CAT­TLE

NZ Lifestyle Block - - Feature Country Calendar: Winter -

BEEF COWS should be build­ing up body con­di­tion for spring calv­ing, and the main con­cern is to main­tain this and avoid pug­ging wet pad­docks.

It’s only cows with dairy genes that have suck­led more than one calf that may be thin and need pri­or­ity feed. Skinny preg­nant cows have poor calves, are slow to cy­cle and get preg­nant again soon af­ter calv­ing, and will calve later each year.

It takes 180kg of Dry Mat­ter to re­place one con­di­tion score - that’s on top of what the cow needs for main­te­nance - and this can take a month or more to achieve. That is a lot of wet feed to get them into calv­ing at a con­di­tion score of 5 (with rounded hips).

Ma­ture cows don’t need drench­ing for worms. Con­sult your vet if young stock are scour­ing and los­ing weight, some­thing known as ‘ill thrift’ as there are many causes such as min­eral de­fi­cien­cies, sal­monella and yersin­io­sis, and not in­ter­nal par­a­sites, that may be the cause.

Base any de­ci­sions to drench for worms on an FEC, and seek ad­vice on prod­ucts to use. En­dec­to­cides (for in­ter­nal and ex­ter­nal par­a­sites) are eas­i­est to ap­ply as pour-ons if you don’t have good cat­tle han­dling fa­cil­i­ties, but they have been shown now to be less ef­fec­tive at killing worms. They are caus­ing more drenchre­sis­tant worms (es­pe­cially Coope­ria species) than oral drenches.

Young cat­tle such as calves and ris­ing year­lings are a spe­cial pri­or­ity, and keep­ing them grow­ing in win­ter is al­ways a chal­lenge. If they stop, they need ex­tra feed and ex­tra time to catch up to reach their tar­get weight for Oc­to­ber mat­ing.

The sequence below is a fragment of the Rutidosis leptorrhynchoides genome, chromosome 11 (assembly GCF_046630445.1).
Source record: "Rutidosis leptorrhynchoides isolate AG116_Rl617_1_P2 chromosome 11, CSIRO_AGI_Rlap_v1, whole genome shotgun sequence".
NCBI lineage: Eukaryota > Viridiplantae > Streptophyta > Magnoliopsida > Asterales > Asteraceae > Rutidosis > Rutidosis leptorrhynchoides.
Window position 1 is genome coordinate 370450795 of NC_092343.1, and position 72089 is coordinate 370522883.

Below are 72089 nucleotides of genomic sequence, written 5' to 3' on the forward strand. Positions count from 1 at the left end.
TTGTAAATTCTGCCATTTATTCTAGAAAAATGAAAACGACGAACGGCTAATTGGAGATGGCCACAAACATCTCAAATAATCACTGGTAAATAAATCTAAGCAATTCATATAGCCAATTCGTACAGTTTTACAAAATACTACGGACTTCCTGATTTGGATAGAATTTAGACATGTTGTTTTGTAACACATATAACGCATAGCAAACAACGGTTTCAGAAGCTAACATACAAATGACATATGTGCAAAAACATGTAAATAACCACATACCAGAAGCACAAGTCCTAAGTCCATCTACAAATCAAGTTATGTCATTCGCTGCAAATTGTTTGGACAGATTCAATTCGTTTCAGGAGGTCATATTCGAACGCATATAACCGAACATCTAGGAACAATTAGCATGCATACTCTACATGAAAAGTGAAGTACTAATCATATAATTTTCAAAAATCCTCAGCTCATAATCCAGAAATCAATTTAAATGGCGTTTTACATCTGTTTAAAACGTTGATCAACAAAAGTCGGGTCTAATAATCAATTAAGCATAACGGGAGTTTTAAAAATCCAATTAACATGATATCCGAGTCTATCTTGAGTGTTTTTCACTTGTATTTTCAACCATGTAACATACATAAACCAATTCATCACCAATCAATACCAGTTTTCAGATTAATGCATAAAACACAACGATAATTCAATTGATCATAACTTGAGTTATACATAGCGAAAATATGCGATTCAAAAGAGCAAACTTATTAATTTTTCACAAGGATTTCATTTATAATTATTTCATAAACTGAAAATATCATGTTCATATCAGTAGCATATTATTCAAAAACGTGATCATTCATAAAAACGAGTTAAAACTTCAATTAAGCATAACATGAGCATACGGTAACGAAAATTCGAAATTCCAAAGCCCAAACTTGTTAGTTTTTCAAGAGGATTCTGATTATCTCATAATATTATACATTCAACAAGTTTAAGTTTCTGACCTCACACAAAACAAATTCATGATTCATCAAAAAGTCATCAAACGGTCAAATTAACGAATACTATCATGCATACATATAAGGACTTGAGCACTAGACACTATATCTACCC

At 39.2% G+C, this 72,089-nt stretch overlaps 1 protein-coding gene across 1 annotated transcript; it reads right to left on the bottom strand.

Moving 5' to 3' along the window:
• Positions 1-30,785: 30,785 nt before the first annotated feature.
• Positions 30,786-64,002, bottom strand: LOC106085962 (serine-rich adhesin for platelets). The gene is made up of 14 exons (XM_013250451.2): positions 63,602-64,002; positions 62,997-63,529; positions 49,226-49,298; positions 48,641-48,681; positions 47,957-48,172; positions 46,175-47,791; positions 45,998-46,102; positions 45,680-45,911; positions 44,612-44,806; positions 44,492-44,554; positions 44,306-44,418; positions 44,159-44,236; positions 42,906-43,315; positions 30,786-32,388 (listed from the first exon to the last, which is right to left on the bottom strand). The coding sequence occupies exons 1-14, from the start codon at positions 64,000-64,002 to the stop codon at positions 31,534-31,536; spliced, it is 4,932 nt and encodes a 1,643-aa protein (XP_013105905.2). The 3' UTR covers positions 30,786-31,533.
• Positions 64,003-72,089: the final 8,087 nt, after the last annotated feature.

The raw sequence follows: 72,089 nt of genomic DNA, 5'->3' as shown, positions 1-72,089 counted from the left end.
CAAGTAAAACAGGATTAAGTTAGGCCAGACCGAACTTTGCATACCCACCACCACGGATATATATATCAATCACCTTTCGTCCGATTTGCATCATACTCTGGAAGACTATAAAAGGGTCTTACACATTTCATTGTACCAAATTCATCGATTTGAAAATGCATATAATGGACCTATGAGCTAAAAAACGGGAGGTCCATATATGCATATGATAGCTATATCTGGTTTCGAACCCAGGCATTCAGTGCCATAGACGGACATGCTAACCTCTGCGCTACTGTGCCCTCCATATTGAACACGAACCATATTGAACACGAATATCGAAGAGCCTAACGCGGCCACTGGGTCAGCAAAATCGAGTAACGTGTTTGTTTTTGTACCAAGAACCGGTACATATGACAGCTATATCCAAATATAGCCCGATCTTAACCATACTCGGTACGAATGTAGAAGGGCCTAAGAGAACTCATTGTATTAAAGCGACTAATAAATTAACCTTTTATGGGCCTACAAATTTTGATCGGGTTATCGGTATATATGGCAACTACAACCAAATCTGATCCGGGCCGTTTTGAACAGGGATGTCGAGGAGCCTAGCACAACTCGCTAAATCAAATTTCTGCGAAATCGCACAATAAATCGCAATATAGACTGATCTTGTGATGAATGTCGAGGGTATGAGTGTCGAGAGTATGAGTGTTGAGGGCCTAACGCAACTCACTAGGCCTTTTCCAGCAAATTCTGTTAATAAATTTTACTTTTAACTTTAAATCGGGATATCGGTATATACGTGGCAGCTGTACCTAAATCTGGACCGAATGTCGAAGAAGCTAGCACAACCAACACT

Lice are also a com­mon win­ter prob­lem on young stock that aren’t thriv­ing. Con­sult your vet about suit­able prod­ucts as there’s also de­vel­op­ing re­sis­tance in th­ese chem­i­cal fam­i­lies too.

Fa­cial eczema will be gone, but watch for its long-term af­ter-ef­fects. Long-term zinc treat­ment can strip the cop­per re­serves from the liver, so cop­per sup­ple­men­ta­tion may be needed - check with your vet. The liver can be dam­aged by tox­ins (check this with a GGT en­zyme blood test) which can re­sult in milk fever when stress comes on at calv­ing.

Vets can do min­eral pro­files from a liver biopsy on a live an­i­mal, or ar­range for liver sam­ples to be col­lected at the meat­works if any cull stock are sent off. The liver acts like a bat­tery and needs to be charged with min­er­als over a long pe­riod.

If any stock show sud­den signs of anaemia and be­come weak and stop eat­ing, con­sult your vet to test for the Thei­le­ria par­a­site which has spread rapidly via cat­tle ticks in the North Is­land. In­fected ticks can also be spread by goats, horses, and do­mes­tic pets, and wild rab­bits and hares.

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